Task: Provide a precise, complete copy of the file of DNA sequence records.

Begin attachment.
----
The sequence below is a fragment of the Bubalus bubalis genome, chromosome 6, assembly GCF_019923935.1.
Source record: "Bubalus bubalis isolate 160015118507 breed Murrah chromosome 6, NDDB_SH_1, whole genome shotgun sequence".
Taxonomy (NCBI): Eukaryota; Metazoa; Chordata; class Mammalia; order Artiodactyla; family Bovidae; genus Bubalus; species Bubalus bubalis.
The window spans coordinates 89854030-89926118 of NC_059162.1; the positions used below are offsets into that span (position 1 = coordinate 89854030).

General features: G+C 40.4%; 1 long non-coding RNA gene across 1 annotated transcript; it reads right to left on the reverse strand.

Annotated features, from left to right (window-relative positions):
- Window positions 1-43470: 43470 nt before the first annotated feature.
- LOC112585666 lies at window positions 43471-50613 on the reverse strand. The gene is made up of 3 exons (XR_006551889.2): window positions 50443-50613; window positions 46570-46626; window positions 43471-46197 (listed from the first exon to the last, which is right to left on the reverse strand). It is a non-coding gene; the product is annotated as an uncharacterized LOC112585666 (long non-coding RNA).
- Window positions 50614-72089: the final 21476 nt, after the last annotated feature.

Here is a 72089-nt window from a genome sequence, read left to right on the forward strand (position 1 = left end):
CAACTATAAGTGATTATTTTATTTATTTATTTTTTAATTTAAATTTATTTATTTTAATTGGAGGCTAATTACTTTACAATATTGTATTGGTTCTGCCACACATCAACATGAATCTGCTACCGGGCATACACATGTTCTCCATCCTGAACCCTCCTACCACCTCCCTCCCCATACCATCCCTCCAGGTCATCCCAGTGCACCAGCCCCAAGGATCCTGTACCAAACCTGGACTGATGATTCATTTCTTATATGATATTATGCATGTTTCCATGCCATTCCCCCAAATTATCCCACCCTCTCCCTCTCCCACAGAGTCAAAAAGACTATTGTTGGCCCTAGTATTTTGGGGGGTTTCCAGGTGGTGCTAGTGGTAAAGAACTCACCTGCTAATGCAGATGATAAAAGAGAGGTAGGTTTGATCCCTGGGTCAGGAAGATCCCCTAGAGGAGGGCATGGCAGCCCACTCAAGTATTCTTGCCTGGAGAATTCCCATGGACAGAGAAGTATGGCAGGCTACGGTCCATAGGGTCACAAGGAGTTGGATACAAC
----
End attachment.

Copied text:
The sequence below is a fragment of the Bubalus bubalis genome, chromosome 6, assembly GCF_019923935.1.
Source record: "Bubalus bubalis isolate 160015118507 breed Murrah chromosome 6, NDDB_SH_1, whole genome shotgun sequence".
Taxonomy (NCBI): Eukaryota; Metazoa; Chordata; class Mammalia; order Artiodactyla; family Bovidae; genus Bubalus; species Bubalus bubalis.
The window spans coordinates 89854030-89926118 of NC_059162.1; the positions used below are offsets into that span (position 1 = coordinate 89854030).

General features: G+C 40.4%; 1 long non-coding RNA gene across 1 annotated transcript; it reads right to left on the reverse strand.

Annotated features, from left to right (window-relative positions):
- Window positions 1-43470: 43470 nt before the first annotated feature.
- LOC112585666 lies at window positions 43471-50613 on the reverse strand. The gene is made up of 3 exons (XR_006551889.2): window positions 50443-50613; window positions 46570-46626; window positions 43471-46197 (listed from the first exon to the last, which is right to left on the reverse strand). It is a non-coding gene; the product is annotated as an uncharacterized LOC112585666 (long non-coding RNA).
- Window positions 50614-72089: the final 21476 nt, after the last annotated feature.

Here is a 72089-nt window from a genome sequence, read left to right on the forward strand (position 1 = left end):
CAACTATAAGTGATTATTTTATTTATTTATTTTTTAATTTAAATTTATTTATTTTAATTGGAGGCTAATTACTTTACAATATTGTATTGGTTCTGCCACACATCAACATGAATCTGCTACCGGGCATACACATGTTCTCCATCCTGAACCCTCCTACCACCTCCCTCCCCATACCATCCCTCCAGGTCATCCCAGTGCACCAGCCCCAAGGATCCTGTACCAAACCTGGACTGATGATTCATTTCTTATATGATATTATGCATGTTTCCATGCCATTCCCCCAAATTATCCCACCCTCTCCCTCTCCCACAGAGTCAAAAAGACTATTGTTGGCCCTAGTATTTTGGGGGGTTTCCAGGTGGTGCTAGTGGTAAAGAACTCACCTGCTAATGCAGATGATAAAAGAGAGGTAGGTTTGATCCCTGGGTCAGGAAGATCCCCTAGAGGAGGGCATGGCAGCCCACTCAAGTATTCTTGCCTGGAGAATTCCCATGGACAGAGAAGTATGGCAGGCTACGGTCCATAGGGTCACAAGGAGTTGGATACAAC